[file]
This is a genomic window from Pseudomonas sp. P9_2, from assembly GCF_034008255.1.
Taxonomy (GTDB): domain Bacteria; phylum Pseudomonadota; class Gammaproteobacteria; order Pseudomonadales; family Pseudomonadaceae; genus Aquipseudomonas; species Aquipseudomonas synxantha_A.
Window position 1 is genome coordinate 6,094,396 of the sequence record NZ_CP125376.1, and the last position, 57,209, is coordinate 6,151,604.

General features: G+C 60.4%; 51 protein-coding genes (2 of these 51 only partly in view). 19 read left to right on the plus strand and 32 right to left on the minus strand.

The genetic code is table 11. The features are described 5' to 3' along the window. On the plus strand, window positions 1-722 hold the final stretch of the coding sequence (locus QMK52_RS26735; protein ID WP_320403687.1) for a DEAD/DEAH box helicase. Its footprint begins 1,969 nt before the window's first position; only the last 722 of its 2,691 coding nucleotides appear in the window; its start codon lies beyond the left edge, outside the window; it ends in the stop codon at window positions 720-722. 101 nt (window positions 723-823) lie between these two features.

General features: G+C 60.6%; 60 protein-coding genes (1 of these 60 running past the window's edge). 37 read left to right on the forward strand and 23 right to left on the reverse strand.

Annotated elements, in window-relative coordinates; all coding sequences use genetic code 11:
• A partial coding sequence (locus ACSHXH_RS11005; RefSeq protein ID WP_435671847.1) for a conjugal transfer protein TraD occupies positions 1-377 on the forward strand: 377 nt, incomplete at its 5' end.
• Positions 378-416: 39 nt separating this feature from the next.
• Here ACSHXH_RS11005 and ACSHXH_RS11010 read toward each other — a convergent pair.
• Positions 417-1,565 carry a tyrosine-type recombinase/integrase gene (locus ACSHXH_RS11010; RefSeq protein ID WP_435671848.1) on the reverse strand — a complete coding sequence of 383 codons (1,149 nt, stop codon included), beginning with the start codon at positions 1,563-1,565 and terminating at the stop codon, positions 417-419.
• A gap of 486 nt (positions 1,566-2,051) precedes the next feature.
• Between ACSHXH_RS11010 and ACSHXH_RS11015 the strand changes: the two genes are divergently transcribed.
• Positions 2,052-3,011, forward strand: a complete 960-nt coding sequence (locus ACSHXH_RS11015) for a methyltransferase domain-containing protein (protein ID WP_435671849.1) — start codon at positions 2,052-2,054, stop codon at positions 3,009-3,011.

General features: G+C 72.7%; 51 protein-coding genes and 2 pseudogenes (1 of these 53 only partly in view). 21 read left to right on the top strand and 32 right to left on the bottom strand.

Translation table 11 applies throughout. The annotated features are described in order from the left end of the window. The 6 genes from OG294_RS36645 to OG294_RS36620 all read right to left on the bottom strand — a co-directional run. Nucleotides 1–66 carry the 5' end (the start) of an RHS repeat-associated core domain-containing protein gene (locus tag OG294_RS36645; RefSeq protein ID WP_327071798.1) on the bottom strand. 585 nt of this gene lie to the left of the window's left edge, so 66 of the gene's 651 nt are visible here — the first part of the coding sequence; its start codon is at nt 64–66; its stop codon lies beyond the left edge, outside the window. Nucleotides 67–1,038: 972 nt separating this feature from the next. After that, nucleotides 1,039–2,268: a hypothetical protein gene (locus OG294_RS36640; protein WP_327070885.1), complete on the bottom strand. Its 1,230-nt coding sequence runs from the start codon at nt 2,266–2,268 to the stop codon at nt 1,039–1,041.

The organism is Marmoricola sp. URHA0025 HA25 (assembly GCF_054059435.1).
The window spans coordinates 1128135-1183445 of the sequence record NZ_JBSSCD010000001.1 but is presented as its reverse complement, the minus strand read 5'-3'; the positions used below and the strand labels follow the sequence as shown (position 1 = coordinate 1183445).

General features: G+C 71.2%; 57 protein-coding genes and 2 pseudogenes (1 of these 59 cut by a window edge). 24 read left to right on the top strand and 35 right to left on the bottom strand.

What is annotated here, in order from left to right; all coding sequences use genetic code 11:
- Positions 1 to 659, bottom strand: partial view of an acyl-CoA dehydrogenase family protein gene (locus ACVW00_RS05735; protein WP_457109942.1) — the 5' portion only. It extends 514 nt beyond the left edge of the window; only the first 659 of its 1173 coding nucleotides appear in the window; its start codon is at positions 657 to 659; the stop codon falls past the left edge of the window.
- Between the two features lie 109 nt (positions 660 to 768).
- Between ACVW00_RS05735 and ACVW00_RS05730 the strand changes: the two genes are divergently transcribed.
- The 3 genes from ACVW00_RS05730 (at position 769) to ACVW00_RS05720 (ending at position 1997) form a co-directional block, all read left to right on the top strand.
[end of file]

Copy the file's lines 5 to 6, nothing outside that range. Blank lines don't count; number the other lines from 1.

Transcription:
The genetic code is table 11. The features are described 5' to 3' along the window. On the plus strand, window positions 1-722 hold the final stretch of the coding sequence (locus QMK52_RS26735; protein ID WP_320403687.1) for a DEAD/DEAH box helicase. Its footprint begins 1,969 nt before the window's first position; only the last 722 of its 2,691 coding nucleotides appear in the window; its start codon lies beyond the left edge, outside the window; it ends in the stop codon at window positions 720-722. 101 nt (window positions 723-823) lie between these two features.

General features: G+C 60.6%; 60 protein-coding genes (1 of these 60 running past the window's edge). 37 read left to right on the forward strand and 23 right to left on the reverse strand.